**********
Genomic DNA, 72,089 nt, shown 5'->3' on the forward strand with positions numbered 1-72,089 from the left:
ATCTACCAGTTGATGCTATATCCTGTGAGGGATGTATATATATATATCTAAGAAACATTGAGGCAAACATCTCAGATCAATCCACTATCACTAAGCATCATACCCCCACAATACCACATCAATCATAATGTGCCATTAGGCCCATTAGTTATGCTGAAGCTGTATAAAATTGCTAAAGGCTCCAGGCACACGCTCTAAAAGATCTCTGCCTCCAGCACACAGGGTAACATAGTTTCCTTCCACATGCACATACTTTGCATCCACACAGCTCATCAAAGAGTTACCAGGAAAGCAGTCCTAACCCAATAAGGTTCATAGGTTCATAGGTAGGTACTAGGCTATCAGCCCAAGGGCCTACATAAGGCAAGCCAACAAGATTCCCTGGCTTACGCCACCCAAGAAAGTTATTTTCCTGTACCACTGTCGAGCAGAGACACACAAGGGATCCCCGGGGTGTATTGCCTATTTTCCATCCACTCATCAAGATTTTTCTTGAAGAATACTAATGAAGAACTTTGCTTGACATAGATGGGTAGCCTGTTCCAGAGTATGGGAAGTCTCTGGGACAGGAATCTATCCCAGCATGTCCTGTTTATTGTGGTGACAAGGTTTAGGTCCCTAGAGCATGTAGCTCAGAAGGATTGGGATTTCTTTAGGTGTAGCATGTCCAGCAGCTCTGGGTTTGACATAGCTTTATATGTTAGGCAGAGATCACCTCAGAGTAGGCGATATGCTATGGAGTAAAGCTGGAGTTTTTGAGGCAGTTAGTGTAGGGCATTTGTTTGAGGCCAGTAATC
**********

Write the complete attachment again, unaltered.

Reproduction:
Genomic DNA, 72,089 nt, shown 5'->3' on the forward strand with positions numbered 1-72,089 from the left:
ATCTACCAGTTGATGCTATATCCTGTGAGGGATGTATATATATATATCTAAGAAACATTGAGGCAAACATCTCAGATCAATCCACTATCACTAAGCATCATACCCCCACAATACCACATCAATCATAATGTGCCATTAGGCCCATTAGTTATGCTGAAGCTGTATAAAATTGCTAAAGGCTCCAGGCACACGCTCTAAAAGATCTCTGCCTCCAGCACACAGGGTAACATAGTTTCCTTCCACATGCACATACTTTGCATCCACACAGCTCATCAAAGAGTTACCAGGAAAGCAGTCCTAACCCAATAAGGTTCATAGGTTCATAGGTAGGTACTAGGCTATCAGCCCAAGGGCCTACATAAGGCAAGCCAACAAGATTCCCTGGCTTACGCCACCCAAGAAAGTTATTTTCCTGTACCACTGTCGAGCAGAGACACACAAGGGATCCCCGGGGTGTATTGCCTATTTTCCATCCACTCATCAAGATTTTTCTTGAAGAATACTAATGAAGAACTTTGCTTGACATAGATGGGTAGCCTGTTCCAGAGTATGGGAAGTCTCTGGGACAGGAATCTATCCCAGCATGTCCTGTTTATTGTGGTGACAAGGTTTAGGTCCCTAGAGCATGTAGCTCAGAAGGATTGGGATTTCTTTAGGTGTAGCATGTCCAGCAGCTCTGGGTTTGACATAGCTTTATATGTTAGGCAGAGATCACCTCAGAGTAGGCGATATGCTATGGAGTAAAGCTGGAGTTTTTGAGGCAGTTAGTGTAGGGCATTTGTTTGAGGCCAGTAATC